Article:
CB: Really, the beauty of the countryside, as we called it. The environment. I don’t want to put down North Carolina, but it’s not Michigan. I miss the changing of the seasons. I miss the green of the trees. The trees down here are sort of different — there’s many more pine trees, for instance. And I miss a lot of my old friends, frankly. That’s about it. What I don’t miss is getting stuck in the winter in snow, sliding off the road, and things like that.
Well, there is certainly a lot more people. Just like my old neighborhood has changed so much — it’s filled in… It’s filling in quite a bit, although there’s still a lot of wild space, which is really quite remarkable with the increase in the number of people. And I think people’s attitudes change. I really do. The negative things of just living are much more out in the open now, in the news and on the television all the time. People are intimidated. People are afraid for their children and afraid for themselves. I don’t think statistically that crime has gone up any since I was a child. I really don’t think the accident rate or the death rate for our children especially has gone up. Things have not gotten that much better. The changes — some of them are good, for sure, and some of them aren’t.
You used to teach middle school. What made you decide to pursue teaching as a profession? Did your experiences as a student at Our Lady of Refuge influence the middle school teacher you became? How so? As a child who frequented the West Acres library, what books would you recommend that every child read before they graduate high school?
CB: I felt I had a lot to share with the kids. I think I have a capacity for explaining things well, to kids especially. I think I have a pretty good skill using the English language and writing, and I think both of those things are important, so I thought it would be rewarding and probably fun to work with kids. And it was. I had a good time teaching middle school. There were some bad things about it, of course — it was hard work, for one thing. But I did enjoy it, and I love my middle school students.
I don’t think (my Our Lady of Refuge experiences influenced my teaching). My experience at Our Lady of Refuge was so different than my teaching middle school and the experience that I saw my kids have in middle school. I don’t think I related the two. Something that’s probably interesting is that John Grogan, author of “Marley and Me,” wrote a memoir called “The Longest Trip Home” and he went to Our Lady of Refuge, the same school I did, but 9 years after I did. And his description of the school is so much different than my experience there. Things have changed so much in those 9 years, the 9 years between when he was school-aged and when I was, that it’s hard to compare the two experiences in a lot of ways.
(I would recommend) “To Kill a Mockingbird,” for sure. One of my very favorites from my childhood, that I taught in middle school, all of my children, is “Have Space Suit — Will Travel” by Robert Heinlein. It’s special. It actually is a retrospective, in many ways, looking back, because he was writing in the 1950s, but he was looking forward to a period in the future, somewhat, but he was writing from the perspective of the 1950s. It’s such a cool juxtaposition of those two points of view. So I’d really recommend that book.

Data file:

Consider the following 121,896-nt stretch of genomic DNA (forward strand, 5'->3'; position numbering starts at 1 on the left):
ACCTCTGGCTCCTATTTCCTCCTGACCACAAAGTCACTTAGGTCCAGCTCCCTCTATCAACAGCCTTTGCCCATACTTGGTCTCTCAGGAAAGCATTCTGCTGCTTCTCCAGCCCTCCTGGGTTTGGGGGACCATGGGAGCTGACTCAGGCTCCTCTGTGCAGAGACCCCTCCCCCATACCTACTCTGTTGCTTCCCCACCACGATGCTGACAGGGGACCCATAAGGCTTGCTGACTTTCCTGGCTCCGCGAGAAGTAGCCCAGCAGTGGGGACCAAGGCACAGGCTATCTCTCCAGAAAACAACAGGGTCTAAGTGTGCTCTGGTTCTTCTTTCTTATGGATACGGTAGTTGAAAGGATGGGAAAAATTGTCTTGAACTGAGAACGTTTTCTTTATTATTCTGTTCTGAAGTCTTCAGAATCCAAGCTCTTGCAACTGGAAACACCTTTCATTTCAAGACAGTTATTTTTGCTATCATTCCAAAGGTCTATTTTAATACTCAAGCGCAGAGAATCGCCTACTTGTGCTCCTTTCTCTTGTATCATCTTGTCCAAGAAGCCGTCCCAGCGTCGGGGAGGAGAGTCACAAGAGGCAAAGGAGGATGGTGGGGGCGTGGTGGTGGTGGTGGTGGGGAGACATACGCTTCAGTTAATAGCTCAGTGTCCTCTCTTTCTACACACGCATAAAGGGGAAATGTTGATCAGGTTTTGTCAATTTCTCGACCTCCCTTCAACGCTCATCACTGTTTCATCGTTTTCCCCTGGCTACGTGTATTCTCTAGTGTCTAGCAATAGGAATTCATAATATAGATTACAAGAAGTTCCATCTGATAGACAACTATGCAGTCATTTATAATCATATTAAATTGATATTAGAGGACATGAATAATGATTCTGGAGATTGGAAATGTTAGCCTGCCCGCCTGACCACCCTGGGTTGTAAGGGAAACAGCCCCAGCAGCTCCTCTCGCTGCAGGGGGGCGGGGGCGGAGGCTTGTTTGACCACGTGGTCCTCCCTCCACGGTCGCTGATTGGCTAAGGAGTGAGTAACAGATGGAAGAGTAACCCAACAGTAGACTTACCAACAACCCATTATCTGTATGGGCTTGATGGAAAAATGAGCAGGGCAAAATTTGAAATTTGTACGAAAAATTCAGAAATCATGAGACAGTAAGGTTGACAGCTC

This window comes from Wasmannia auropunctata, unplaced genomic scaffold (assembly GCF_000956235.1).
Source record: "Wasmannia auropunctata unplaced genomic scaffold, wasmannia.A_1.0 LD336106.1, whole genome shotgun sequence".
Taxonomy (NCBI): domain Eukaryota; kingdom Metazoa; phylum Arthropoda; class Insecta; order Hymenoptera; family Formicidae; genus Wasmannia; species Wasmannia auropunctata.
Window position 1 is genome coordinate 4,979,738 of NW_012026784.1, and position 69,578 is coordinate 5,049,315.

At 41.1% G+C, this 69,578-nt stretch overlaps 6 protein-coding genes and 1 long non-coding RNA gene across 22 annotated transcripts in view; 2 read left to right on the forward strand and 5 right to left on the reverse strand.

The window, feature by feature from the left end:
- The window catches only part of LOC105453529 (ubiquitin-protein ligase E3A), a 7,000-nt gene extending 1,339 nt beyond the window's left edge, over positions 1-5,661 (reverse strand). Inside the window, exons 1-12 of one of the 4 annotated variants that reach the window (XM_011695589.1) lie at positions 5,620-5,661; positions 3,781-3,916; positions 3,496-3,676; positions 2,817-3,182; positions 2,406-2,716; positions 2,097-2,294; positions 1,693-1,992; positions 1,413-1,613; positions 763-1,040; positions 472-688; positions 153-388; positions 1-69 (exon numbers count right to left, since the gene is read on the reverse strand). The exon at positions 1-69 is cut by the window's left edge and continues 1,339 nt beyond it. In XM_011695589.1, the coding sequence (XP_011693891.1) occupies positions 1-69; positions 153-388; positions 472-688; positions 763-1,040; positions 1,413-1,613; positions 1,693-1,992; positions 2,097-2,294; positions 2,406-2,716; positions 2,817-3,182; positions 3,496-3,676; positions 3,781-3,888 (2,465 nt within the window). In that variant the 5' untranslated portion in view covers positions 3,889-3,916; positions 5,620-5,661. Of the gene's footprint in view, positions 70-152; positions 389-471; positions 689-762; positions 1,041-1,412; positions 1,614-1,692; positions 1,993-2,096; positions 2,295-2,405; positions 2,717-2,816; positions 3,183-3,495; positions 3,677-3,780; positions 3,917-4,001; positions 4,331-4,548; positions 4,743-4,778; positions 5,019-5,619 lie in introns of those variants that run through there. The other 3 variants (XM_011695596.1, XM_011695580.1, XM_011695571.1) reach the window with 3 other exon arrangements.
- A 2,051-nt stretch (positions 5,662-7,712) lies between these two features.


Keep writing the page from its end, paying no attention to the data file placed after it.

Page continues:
You grew up in West Bloomfield next to Middle Straits Lake. Please explain the role growing up so close to a lake has played as part of your life. What was your favorite memory of life on the lake?
CB: It was an essential part of my life. I grew up on the edge of the woods, literally. Our property butted up to the woods and was easy walking distance to the lake. I spent most of my time either in the woods or at the lake. We’ve got a wonderful beach there that’s still there, Twin Beach. There’s just no way to express what a wonderful time it was down there, fishing off the dock in the canal, swimming, jumping off the raft that we had. It just was a magical time.
I just think all the times we spent on there — especially when I got a little bit older and I could swim on the big raft, as we called it. The other guys, we’d push each other off the raft, sort of like King of the Castle. Those were great times. We were always on the lookout for pretty girls. That was another thing that was special. You know, making a practice of very politely helping them up on the rafts and pulling them up by the hand. It was just a whole experience down there. Interacting with other people was really great.
Every generation has aspects of their childhood that prompts feelings of nostalgia. What do you feel were the unique things that characterized being a Baby Boomer?
CB: I think the sense of freedom that we had. I think the sense of expectation that we had. Those two things sort of go together. The odd thing that went with those things was the constant threat of nuclear war during the Cold War. We dealt with it quite well, but it was always there, this constant threat. I remember in grade school we all were taught to put our heads between our legs in case of a nuclear attack. It was crazy. Of course, we had fall-out shelters in the basement of our school. Some people had them in their homes. Those were the things we read about. There was a particular novel that we read, “Level 7″ written by the last person alive in the world, describing how he came to be the last person in the world. It was on the beach, a last Babylon. It was part of the mix, but I really think the freedom and the high expectations for the future because there were so many new inventions. There weren’t so many like there are now so that they lose their individual importance. We felt we were truly in the modern age.